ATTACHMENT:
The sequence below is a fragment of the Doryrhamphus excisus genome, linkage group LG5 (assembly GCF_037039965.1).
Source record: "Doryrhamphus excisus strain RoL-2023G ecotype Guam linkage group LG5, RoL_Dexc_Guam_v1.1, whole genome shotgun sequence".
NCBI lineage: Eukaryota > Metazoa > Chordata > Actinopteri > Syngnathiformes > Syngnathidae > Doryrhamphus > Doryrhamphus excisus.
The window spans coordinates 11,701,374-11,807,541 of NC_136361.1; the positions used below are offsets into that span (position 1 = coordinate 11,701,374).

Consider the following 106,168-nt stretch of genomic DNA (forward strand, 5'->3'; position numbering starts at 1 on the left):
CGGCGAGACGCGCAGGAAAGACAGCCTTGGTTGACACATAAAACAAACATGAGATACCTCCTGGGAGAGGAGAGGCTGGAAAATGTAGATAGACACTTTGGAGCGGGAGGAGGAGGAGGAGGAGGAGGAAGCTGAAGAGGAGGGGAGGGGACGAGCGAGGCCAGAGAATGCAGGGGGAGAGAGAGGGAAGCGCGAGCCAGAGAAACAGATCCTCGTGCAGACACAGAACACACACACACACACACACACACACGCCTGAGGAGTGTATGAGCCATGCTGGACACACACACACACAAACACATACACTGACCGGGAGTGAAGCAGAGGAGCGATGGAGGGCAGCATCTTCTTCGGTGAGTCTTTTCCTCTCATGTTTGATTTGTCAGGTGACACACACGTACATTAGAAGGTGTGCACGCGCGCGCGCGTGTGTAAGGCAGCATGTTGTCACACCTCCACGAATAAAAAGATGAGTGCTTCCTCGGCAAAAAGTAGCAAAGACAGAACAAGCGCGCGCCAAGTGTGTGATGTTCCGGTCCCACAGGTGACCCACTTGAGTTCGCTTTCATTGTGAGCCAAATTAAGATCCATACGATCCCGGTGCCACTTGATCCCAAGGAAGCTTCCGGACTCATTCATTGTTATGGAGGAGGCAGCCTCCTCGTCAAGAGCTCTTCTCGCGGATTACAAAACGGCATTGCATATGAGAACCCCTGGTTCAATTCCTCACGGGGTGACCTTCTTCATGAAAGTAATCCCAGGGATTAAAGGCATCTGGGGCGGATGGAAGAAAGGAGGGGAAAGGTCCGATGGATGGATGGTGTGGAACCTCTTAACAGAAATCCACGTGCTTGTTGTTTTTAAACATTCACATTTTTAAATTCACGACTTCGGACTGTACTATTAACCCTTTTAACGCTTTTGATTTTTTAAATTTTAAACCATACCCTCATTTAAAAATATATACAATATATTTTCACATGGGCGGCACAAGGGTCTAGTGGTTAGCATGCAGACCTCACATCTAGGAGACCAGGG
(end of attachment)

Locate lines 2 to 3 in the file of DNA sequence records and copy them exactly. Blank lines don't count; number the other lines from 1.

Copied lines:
Source record: "Doryrhamphus excisus strain RoL-2023G ecotype Guam linkage group LG5, RoL_Dexc_Guam_v1.1, whole genome shotgun sequence".
NCBI lineage: Eukaryota > Metazoa > Chordata > Actinopteri > Syngnathiformes > Syngnathidae > Doryrhamphus > Doryrhamphus excisus.